Destitution - Beware the Fury of the Patient Man - (7.5/10)
Published on August 15, 2014
Too often, particularly in this day and age of ‘extreme = memorable’ for many bands, we don’t hear intentional withholding like we should. When it comes to thrash as a genre, many bands tend to think that being more frantic or chaotic will get you noticed. This is not necessarily the case and when I finished listening to Destitution’s debut Beware the Fury of the Patient Man, I felt refreshed. Rather than a balls to the wall thrash experience, these Dutch thrashers have pulled away from the chaotic and delivered a focused and driven sounding record instead. It certainly has it’s off kilter thrash elements, often coming in the form of Venom inspired edge, but the restrained and structured sound makes for a pretty solid debut.
Perhaps that is Destitution’s strongest elements: driven focus and thoughtful writing. While not all of Beware the Fury of the Patient Man works, the album tends to drag a bit in length and some bigger hooks would really take them to the next level, I have to admit that there is an obvious intent in this album that works for me. Take the first track, “Mr. Greedy” as an example. It kicks off with a slow mid paced riff overlaid with a tight melodic lead before it kicks into a faster pace with some snarling vocals about the titular character Mr. Greedy. The track is a decent thrasher with some nice melodies wrapped around some Testament like riffing and a chorus that layers in with the musical content well. It’s not a huge opening track with a big catchy chorus, but it weaves in just enough of a progressive nature in its structure that it sticks with you as it careens between a slew of different approaches. This is a writing theme that threads all the way through this debut and one that impresses in concept – particularly when many of their peers are going for speed and chaos versus a more thoughtful approach.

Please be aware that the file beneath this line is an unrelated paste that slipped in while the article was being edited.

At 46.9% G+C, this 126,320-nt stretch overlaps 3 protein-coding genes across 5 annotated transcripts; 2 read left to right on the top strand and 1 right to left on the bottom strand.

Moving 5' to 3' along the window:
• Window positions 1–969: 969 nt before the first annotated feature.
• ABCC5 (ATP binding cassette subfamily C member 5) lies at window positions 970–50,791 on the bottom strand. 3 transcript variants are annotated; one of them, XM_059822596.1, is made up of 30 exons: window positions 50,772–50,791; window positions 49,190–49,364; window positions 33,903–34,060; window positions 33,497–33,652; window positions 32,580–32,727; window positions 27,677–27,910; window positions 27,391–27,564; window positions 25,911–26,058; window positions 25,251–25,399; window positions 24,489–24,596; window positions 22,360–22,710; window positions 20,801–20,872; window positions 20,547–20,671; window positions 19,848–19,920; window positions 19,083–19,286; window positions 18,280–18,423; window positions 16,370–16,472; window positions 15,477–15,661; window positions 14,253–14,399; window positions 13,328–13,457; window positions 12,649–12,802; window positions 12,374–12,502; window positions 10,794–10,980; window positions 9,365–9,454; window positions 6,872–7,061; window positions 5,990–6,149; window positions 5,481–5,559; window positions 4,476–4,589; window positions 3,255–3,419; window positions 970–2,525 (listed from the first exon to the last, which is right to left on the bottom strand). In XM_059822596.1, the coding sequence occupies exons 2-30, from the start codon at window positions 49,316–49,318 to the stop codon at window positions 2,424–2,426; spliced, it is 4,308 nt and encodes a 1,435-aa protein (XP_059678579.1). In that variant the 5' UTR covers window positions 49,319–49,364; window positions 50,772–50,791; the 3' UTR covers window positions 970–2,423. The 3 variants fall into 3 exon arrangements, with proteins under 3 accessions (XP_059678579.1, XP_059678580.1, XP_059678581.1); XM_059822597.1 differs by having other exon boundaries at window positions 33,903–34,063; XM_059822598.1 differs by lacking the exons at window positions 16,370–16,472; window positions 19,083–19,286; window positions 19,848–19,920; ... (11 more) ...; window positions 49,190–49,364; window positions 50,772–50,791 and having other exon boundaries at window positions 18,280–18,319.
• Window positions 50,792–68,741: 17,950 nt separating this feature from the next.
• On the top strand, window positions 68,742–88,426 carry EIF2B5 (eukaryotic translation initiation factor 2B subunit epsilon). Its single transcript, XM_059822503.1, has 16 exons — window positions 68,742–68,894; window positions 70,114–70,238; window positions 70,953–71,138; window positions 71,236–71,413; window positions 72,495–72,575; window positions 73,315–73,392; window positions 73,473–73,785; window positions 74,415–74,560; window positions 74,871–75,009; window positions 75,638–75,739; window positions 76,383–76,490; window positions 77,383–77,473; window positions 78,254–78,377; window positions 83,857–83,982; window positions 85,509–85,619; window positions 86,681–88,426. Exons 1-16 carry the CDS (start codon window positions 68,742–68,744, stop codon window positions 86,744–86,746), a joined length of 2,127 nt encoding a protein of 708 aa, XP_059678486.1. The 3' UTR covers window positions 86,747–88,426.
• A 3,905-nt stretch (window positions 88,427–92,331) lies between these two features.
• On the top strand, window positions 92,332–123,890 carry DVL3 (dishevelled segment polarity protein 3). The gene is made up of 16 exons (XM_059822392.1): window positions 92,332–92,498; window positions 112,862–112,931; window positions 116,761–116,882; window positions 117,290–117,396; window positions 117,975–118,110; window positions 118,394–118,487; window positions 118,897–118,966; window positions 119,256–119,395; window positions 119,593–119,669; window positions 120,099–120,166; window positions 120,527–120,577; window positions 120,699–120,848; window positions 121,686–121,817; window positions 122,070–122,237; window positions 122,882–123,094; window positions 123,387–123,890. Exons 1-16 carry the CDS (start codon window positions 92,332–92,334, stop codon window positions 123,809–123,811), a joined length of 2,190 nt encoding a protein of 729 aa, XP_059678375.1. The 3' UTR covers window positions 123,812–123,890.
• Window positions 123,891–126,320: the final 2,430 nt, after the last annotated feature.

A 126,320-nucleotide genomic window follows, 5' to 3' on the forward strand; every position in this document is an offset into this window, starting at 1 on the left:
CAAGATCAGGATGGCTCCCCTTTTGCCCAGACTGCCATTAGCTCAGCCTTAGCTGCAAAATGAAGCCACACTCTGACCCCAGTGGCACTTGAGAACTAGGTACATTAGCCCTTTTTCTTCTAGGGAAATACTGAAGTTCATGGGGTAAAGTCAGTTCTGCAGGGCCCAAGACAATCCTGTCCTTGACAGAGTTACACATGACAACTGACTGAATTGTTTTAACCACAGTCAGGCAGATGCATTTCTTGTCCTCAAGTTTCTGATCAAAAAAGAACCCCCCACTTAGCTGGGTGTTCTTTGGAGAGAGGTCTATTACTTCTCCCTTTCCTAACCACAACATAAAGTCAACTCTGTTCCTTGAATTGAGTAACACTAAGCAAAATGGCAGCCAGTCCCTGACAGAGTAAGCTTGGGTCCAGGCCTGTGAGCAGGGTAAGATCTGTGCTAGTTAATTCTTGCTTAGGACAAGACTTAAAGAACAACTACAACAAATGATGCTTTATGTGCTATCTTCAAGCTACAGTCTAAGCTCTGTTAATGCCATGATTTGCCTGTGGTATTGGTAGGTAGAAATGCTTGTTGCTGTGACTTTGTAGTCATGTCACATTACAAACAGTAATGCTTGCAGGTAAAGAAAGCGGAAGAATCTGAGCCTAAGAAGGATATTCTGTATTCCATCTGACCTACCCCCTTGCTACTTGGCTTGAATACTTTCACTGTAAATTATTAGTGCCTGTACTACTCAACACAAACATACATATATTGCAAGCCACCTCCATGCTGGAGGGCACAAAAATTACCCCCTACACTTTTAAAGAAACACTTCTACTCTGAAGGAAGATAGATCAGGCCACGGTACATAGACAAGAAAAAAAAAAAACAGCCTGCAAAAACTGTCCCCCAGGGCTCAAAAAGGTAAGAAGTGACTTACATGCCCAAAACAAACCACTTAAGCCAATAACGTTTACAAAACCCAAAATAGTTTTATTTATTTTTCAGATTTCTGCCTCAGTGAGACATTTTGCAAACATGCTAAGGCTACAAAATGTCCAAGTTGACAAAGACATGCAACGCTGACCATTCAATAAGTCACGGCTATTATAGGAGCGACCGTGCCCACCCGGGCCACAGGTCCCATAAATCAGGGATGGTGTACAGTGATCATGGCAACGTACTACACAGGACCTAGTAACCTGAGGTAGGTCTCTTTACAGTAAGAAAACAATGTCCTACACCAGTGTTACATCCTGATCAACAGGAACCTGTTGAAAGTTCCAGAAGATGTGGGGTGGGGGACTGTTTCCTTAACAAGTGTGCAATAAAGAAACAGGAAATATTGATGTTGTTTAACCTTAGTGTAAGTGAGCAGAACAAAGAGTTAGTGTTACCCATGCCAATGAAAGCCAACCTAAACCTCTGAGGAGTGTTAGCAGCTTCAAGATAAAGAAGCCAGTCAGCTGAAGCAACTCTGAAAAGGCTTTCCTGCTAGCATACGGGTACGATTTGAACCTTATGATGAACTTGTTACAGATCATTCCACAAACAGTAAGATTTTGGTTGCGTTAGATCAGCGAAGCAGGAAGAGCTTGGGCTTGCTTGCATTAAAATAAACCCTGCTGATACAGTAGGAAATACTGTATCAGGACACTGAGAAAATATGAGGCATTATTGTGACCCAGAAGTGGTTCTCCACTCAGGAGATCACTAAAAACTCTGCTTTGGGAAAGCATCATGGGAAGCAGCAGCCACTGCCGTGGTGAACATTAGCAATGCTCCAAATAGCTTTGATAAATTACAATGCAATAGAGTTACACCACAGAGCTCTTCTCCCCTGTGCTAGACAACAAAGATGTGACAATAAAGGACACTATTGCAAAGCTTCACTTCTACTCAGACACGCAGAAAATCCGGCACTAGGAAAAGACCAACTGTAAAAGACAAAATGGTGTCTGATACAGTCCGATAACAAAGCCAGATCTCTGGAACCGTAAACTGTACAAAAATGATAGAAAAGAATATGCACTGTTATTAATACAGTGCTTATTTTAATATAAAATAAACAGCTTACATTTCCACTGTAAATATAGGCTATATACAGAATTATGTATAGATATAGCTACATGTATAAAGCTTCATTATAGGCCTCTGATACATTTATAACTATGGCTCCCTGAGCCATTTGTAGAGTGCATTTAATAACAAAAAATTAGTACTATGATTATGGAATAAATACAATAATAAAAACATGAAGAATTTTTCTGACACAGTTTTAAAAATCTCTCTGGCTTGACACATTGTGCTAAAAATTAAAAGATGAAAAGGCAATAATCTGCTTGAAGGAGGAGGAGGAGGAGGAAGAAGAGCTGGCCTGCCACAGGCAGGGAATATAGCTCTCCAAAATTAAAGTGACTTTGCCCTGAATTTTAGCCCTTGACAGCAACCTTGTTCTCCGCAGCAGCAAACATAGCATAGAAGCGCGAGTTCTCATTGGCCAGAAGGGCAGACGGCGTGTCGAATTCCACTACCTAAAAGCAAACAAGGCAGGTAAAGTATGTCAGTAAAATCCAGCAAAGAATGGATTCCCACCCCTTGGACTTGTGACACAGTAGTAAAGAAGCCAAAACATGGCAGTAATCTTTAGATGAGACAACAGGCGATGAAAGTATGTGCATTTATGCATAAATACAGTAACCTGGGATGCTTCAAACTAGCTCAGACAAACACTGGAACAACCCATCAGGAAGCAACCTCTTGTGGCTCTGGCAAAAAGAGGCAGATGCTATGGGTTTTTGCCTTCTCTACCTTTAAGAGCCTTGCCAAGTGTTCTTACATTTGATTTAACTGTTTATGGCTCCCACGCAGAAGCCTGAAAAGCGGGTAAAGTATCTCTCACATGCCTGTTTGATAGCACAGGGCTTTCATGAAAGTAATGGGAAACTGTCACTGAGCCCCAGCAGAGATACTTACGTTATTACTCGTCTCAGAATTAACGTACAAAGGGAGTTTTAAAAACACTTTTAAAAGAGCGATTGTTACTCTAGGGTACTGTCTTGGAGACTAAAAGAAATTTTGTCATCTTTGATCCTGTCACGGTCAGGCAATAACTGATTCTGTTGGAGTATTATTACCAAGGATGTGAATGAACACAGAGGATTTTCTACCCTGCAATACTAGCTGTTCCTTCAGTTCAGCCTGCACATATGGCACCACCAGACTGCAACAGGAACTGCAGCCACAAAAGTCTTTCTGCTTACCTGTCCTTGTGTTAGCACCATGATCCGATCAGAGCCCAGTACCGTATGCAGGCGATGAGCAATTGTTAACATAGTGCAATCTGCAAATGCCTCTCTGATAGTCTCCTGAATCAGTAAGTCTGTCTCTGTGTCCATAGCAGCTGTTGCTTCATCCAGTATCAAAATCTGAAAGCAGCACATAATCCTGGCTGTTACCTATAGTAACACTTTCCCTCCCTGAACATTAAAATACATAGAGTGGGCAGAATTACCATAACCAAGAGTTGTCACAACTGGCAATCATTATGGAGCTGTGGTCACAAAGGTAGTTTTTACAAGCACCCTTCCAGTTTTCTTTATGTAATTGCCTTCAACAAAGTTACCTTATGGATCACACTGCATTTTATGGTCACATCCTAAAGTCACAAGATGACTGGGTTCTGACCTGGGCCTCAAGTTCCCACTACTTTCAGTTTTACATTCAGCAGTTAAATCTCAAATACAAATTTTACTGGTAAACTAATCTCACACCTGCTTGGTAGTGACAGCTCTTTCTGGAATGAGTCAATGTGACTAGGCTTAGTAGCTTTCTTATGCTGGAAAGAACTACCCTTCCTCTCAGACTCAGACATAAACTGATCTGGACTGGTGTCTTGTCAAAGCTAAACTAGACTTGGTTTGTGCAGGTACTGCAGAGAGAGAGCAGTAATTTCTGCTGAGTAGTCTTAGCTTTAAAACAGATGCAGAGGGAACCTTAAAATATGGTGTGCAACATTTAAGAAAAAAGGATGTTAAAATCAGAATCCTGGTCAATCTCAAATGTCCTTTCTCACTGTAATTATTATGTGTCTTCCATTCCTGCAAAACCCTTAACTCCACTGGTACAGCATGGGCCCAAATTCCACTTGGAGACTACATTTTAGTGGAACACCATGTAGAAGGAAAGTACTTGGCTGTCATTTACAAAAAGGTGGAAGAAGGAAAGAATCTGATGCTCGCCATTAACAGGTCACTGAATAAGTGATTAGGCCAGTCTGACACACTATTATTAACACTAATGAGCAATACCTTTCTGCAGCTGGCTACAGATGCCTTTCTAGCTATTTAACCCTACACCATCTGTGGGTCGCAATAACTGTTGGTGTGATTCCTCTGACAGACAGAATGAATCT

This style of writing doesn’t always work for Destitution, but the foundation is there to really build on and the musicians in the band seem to have talent to make it work. The snarling vocals really work on the faster and thrashier tracks like “Alcathrash” or the old school Bay Area sounding “Screenplay,” but he throws in a nice twist with the impressive cleaner vocals on “Affinity” (think a slightly cleaner sounding Grave Digger at times) that’s matched by some strong melodic guitar work and a slow build in the power ballad. The band seems to strike some solid chemistry between each of its members.
Beware the Fury of the Patient Man isn’t a perfect record as I mentioned previously, but since I received the album for review I have been spinning it pretty religiously as the band’s focuses and strong playing skills are definitely something to lend your ear too. It’s just enough melody, just enough thrash, and just enough progressive writing to build a very solid foundation. With a few tweaks, this band is ready to take flight and Beware the Fury of the Patient Man is the runway to make that happen.